WEB-IT program snares rave reviews

Published 12:00 am Thursday, October 14, 2004

Ironton's fledgling WEB-IT program may have just earned its wings - and some financial support.

"It's good stuff," said WEB-IT coordinator Jim Crawford, director of Ohio University Southern's Center for Innovation and Leadership.

Crawford said the program, which offers affordable high-speed wireless Internet access along with e-commerce to Ironton businesses, just received an additional $10,000 grant from the Appalachian Regional Commission.

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WEB-IT, an acronym for Wireless, E-commerce, Broadband, Ironton and Technology, is a partnership between Motorola, Ohio University Southern, ConnectLink of Chesapeake, the Appalachian Regional Commission and the Governor's Office of Appalachia.

The program started with an equipment donation from Motorola and $10,000 from the Appalachian Regional Commission.

With approximately a dozen WEB-IT participants, Crawford says the program is well on its way.

"I would say it's in its second generation," Crawford said. "It's made it through birth and now it's a tool that the community is using."

In addition to the ARC grant, Crawford said an additional $66,000 in grant funding through the Huntington-Ironton Empowerment Zone is available to help WEB-IT users with additional, larger hardware needs.

"It will really help us," he said. "Not only with WEB-IT."

Crawford said the additional funding sources will easily allow the program, once struggling to get off the ground initially, to more than double in size.

One of the businesses currently utilizing the program is Ohio Valley Properties.

Owner Mike McDaniels said he's been more than happy with the project.

"They hooked me up with free wireless Internet for one year and designed my Web site for me," he said. "I'm fairly computer illiterate, except for turning it on and checking my e-mail. It's worked out really well. "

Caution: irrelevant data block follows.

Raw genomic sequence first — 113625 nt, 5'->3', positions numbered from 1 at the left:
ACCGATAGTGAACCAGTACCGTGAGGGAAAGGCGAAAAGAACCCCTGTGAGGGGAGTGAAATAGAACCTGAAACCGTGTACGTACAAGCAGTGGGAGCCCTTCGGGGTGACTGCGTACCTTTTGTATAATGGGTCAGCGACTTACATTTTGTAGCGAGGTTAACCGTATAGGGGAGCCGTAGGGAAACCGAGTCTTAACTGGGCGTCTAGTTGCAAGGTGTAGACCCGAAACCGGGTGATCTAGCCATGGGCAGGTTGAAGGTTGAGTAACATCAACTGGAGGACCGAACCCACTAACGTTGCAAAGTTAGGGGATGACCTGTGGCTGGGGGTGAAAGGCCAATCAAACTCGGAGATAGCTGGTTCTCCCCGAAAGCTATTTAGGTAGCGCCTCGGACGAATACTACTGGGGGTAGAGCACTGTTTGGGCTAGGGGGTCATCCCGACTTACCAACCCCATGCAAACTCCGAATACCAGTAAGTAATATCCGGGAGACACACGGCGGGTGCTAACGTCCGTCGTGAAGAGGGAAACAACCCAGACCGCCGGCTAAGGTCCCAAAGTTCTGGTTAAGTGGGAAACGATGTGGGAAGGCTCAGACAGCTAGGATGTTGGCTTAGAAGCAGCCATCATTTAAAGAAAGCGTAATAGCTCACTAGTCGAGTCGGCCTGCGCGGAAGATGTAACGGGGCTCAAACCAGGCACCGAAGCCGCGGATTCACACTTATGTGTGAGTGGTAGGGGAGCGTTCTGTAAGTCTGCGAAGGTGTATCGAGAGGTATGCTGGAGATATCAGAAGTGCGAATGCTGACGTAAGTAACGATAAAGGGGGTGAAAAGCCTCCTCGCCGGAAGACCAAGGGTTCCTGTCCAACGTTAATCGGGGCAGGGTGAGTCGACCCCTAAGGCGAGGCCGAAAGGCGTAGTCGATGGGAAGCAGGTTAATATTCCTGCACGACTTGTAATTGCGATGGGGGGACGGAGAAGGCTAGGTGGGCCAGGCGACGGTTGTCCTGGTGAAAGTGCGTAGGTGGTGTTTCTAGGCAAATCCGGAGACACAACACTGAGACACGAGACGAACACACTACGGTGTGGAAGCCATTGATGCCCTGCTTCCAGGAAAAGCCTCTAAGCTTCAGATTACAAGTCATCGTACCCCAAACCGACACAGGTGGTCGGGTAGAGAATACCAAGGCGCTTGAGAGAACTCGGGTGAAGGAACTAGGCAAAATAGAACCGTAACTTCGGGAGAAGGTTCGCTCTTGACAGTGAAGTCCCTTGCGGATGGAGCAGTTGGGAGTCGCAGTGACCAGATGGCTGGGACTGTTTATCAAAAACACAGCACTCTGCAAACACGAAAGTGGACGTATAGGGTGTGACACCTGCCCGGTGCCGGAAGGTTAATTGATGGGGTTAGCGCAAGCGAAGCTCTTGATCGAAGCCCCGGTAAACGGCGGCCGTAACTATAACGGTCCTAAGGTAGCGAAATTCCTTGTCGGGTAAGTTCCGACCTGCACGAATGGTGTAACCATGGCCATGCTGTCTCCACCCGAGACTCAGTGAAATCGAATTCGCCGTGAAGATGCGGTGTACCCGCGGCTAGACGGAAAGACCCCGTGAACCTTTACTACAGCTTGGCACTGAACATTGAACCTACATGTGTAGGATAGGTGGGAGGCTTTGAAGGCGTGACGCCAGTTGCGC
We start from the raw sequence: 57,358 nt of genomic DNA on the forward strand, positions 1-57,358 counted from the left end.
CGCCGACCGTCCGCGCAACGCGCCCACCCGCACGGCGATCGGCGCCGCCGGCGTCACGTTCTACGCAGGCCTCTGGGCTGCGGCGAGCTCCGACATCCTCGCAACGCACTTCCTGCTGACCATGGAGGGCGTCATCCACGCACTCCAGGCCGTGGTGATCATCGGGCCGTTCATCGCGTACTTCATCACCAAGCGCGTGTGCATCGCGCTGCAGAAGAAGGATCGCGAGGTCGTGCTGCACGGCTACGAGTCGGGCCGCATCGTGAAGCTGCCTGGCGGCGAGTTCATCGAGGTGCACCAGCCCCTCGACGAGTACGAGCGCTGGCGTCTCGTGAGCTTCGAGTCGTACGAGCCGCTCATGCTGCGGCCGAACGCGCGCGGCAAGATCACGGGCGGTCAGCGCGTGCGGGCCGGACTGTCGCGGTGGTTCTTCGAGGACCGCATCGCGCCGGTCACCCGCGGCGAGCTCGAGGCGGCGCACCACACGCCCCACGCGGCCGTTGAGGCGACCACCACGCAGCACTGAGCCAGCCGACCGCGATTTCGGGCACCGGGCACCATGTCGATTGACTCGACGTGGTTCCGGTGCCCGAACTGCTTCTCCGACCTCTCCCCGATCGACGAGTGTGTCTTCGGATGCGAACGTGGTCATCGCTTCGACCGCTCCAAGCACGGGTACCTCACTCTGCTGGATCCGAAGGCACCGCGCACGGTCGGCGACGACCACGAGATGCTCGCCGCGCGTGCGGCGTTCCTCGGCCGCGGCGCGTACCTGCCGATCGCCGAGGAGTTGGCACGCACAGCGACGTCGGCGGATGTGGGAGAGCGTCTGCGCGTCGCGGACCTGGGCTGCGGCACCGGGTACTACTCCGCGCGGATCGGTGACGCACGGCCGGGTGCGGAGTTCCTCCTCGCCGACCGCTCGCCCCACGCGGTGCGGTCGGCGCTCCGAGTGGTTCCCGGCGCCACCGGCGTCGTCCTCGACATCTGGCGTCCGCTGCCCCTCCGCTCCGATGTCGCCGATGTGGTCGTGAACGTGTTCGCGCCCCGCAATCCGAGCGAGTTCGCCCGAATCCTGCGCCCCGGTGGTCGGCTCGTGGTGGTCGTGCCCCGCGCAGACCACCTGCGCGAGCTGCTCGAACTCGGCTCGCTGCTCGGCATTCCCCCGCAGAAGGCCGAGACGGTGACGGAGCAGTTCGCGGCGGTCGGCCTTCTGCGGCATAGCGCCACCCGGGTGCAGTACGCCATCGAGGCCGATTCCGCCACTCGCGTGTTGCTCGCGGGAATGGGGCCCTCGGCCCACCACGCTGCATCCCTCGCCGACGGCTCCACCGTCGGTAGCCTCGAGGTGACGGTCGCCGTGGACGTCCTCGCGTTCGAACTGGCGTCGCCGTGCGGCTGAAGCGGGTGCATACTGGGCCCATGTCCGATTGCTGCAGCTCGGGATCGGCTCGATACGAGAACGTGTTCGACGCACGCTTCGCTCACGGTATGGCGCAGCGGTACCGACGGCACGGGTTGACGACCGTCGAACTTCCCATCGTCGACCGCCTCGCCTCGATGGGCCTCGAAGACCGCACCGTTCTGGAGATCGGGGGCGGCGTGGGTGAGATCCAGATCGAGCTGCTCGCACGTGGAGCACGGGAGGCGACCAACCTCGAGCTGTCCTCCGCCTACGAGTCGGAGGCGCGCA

More important, McDaniels said he has already finalized two property transactions using the site.

"It was quick, it was easy and I didn't have a lot of legwork because they'd already seen the house," he said. "Both had specific houses that they wanted to see when they came to town."

And not only are Ironton businesses using the program, folks nationally are taking notice of Ironton's WEB-IT program, too.

Mark DeFalco , manager of the Appalachian Regional Commission's Telecommunications initiative, said the program has become a model ARC plans to use elsewhere.

"It definitely will be (used elsewhere)," DeFalco said. "It's been successful, every time we've approached it. Success breeds success."

DeFalco said ARC federal co-chair Anne Pope is "solidly behind the effort."

"She is a very, very strong supporter of trying to bring broadband to Appalachia," he said.

Although efforts to bring broadband to Appalachia are nothing new, such efforts have been under way for several years, WEB-IT takes that a step further, DeFalco said.

By adding in both e-commerce development and implementation, the program ties two critical pieces together.

"Creating e-commerce sites and Web pages, that's a nice way to be able to put those two together. It's a real nice marriage," DeFalco said. "It's about not just bringing the technology, but also how to use that technology.

"What we've found in other communities is that it's not just enough to bring in broadband," he said. "If they've never had it before, they don't know what to do with it.

"Having it isn't enough," DeFalco said. "You have to have training and education. To a degree, that's a little bit of what (Ohio University) Southern is doing here."

DeFalco said the WEB-IT program may ultimately help spark more economic development in the area in two ways.

First, existing businesses can utilize the Internet and e-commerce to expand their markets.

Secondly, implementing more broadband connections will make the area more attractive for outsiders looking to relocate.

"They need broadband," he said. "And they won't even consider coming there if broadband isn't there. (Businesses) can't really do anything if you don't have broadband.

"Everything we do is trying to strive for improved economic conditions and economic development," DeFalco said. "In short, creating jobs. That's what it's all about."